By Niki Gamm
“A class of human beings that has formed an integral part of Muslim society up to the present day is that of the slaves. [The Prophet] Muhammad took over the slavery system, upon which ancient society was based, seemingly without question and regarding it as part of the natural order of the universe. His injunctions recommending humane treatment of slaves and making it meritorious to emancipate them indicate that he intended some amelioration in their condition, but neither from the Quran nor from the ‘Traditions’ [Hadith] is it possible to infer that the abolition of slavery was intended.” (Reuben Levy, “The Social Structure of Islam”)
Slaves could be acquired in war, by purchase, gift or inheritance. African slaves were considered quite valuable and typically came from Central Africa. They would be sold in the slave markets at Fezzan in Libya and Upper Egypt or might have been brought to Mecca during the time of the pilgrimage and sold there. From the 16th century, Egypt and most of the Arabian Peninsula were under Ottoman control and in the 17th century, the Ottomans took over the Fezzan region. That gave them greater access to African slaves. Perhaps as much of Istanbul’s population as 20 percent consisted of slaves, although we have no idea of what percentage would have been Africans. Most moderately well-to-do families would be able to afford a slave to handle basic chores, but the rarity of blacks in Istanbul would have ensured that only the wealthy could own one.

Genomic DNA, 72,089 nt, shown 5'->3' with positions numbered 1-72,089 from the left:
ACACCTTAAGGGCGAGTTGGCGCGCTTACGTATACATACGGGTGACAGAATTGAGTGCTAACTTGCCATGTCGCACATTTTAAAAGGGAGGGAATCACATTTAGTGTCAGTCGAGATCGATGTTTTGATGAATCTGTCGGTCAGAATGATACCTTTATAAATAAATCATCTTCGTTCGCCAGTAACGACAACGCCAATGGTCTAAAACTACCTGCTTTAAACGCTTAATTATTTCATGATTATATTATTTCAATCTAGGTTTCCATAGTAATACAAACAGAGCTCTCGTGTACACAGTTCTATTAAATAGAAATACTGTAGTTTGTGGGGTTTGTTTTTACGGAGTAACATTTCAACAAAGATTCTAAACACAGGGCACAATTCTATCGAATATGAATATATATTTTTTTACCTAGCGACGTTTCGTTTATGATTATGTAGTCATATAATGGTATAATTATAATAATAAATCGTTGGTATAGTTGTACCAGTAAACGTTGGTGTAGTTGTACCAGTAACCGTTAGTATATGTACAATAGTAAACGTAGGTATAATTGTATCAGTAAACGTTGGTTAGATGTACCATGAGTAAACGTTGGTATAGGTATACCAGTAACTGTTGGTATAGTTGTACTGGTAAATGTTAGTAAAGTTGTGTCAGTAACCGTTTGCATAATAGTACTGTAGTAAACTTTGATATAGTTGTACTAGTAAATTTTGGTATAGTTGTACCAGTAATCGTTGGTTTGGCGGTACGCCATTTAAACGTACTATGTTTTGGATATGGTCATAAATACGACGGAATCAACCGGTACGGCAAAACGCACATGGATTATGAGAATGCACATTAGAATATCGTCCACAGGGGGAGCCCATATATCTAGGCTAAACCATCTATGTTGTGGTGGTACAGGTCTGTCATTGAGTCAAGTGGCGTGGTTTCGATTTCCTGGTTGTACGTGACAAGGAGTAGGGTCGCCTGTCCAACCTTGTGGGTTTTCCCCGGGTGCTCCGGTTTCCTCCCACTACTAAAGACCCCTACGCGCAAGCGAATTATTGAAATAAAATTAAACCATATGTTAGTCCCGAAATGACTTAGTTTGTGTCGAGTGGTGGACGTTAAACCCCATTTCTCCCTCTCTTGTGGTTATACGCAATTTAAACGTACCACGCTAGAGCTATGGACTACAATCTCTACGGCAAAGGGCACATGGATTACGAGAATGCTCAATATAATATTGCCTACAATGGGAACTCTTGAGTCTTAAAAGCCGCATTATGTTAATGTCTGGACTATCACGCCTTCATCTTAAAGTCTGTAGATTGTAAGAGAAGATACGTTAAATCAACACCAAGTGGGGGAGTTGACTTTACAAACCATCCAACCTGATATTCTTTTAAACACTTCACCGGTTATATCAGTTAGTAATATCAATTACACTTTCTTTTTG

Under Islamic law, the slave had to be provided with shelter, clothing, food and medical care, while freeing a slave was considered an act of piety. Slaves could even take their owner to court. There are stories of slaves being freed and given the wherewithal to start a new life, although he or she might prefer to stay with their former master or mistress than tackle the difficulties of living alone in a foreign city. Where Africans were concerned, returning to Central Africa was not a solution; he or she would have been sold when they were very young – 10-12 years of age and it was unlikely they would ever make it back to their original homes. He or she was most often considered a part of the family. They could buy their own homes and even marry, provided they had the permission of their owners. If the owner were to take a female black slave as his concubine, he might free her and make her his wife. If she bore him a son, even while a slave, the boy would be considered free. The children of a slave father and mother were considered slaves even though the owner had given permission for the marriage.
If any owner treated a slave cruelly and it came to the attention of the authorities, that person might be punished. For example, if he withheld food, the court might have the owner’s property sold to provide the necessary nourishment. Or he might be sent into exile, in cases that were not very serious, being exiled from Istanbul was sufficient, since Istanbul was the centre of Ottoman civilization.
Landing at the Top